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Eur Addict Res. 2009;15(3):150-6. doi: 10.1159/000216466. Epub 2009 May 7.

Association between prenatal tobacco exposure and outcome of neonates born to opioid-maintained mothers. Implications for treatment.

Author information

1
Department of Psychiatry and Psychotherapy, Medical University of Vienna, Vienna, Austria.

Abstract

BACKGROUND:

Prenatal nicotine exposure is associated with increased neonatal mortality, low birth weight, and smaller head circumference. Opioid-dependent pregnant women show a particularly high prevalence of tobacco smoking and are at greater risk for additional adverse events. However, little is known about the impact of tobacco smoking on opioid-maintained pregnant women and neonatal outcomes.

PATIENTS AND METHODS:

This study examined the effect of cigarette smoking on 139 opioid-maintained pregnant women and their neonates. Forty-five percent of the participants were maintained on slow-release oral morphine (SROM), 39% received methadone maintenance, and 16% received buprenorphine. Participants were divided into two groups: (1) women who reported a low cigarette consumption of < or =10 cigarettes/day (56.8%) and (2) those reporting heavy consumption of > or =20 cigarettes/day (43.2%). Neonatal outcome measures were assessed, and a standardized Finnegan score was applied to determine the neonatal abstinence syndrome (NAS).

RESULTS:

Fifty-two percent of the newborns did not require treatment for NAS (54% of neonates born to methadone-maintained mothers, 30% born to SROM-maintained mothers, and 95% born to buprenorphine-maintained mothers; p < 0.001). Heavy cigarette consumption was associated with significantly lower neonatal birth weight (p < 0.001), smaller birth length (p = 0.017) as well as with the severity of NAS (p = 0.03). With regard to concomitant consumption of opioids (p = 0.54), cocaine (p = 0.25), amphetamines (p = 0.90) or benzodiazepines (p = 0.09), no significant differences between heavy or low nicotine consumption were noted.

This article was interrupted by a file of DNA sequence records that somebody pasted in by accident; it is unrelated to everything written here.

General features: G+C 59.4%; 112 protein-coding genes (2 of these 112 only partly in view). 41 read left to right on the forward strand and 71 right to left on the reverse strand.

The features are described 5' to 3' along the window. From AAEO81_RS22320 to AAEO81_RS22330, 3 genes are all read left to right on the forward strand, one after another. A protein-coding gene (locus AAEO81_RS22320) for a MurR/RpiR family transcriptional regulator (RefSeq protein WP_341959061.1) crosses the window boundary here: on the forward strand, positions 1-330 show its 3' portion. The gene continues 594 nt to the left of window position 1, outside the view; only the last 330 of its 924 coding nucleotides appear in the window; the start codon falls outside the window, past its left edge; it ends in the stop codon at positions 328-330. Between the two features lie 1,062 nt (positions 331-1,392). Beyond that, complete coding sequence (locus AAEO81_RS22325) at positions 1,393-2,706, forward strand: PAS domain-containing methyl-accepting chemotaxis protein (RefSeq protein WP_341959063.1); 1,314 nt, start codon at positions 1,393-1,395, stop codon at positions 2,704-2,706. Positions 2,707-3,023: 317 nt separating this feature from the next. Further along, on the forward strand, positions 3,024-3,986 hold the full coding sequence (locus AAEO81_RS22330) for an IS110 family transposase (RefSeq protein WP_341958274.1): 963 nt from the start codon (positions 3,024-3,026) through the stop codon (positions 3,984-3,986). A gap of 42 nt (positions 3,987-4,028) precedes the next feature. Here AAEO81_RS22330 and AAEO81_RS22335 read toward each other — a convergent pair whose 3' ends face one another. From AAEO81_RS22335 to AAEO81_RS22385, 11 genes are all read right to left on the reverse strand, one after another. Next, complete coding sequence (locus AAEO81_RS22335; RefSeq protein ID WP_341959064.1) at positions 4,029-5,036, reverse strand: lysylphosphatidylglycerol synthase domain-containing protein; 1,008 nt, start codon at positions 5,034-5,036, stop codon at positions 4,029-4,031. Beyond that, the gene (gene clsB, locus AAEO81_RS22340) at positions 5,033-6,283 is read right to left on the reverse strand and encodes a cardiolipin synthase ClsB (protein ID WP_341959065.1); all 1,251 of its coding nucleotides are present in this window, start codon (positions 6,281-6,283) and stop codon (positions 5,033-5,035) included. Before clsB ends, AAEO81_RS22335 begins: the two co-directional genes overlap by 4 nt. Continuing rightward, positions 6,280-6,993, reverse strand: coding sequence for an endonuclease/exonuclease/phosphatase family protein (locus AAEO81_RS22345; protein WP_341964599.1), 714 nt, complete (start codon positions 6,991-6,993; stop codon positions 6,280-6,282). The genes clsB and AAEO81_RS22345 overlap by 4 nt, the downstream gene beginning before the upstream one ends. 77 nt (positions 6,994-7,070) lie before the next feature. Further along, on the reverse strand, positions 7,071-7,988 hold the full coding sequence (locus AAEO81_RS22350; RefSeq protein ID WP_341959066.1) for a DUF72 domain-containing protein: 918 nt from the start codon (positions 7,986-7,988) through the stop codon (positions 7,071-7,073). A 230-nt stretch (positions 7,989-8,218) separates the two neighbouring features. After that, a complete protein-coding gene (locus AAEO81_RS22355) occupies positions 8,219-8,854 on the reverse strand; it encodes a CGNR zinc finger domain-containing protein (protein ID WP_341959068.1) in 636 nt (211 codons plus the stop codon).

CONCLUSION:

Heavy tobacco smoking in opioid-maintained pregnant women is associated with adverse medical and developmental consequences for the newborn. Future treatment programs for this target group should focus on an individualized approach to opioid maintenance therapy in addition to offering specially tailored counseling for smoking cessation.

PMID:
19420947
DOI:
10.1159/000216466
[Indexed for MEDLINE]

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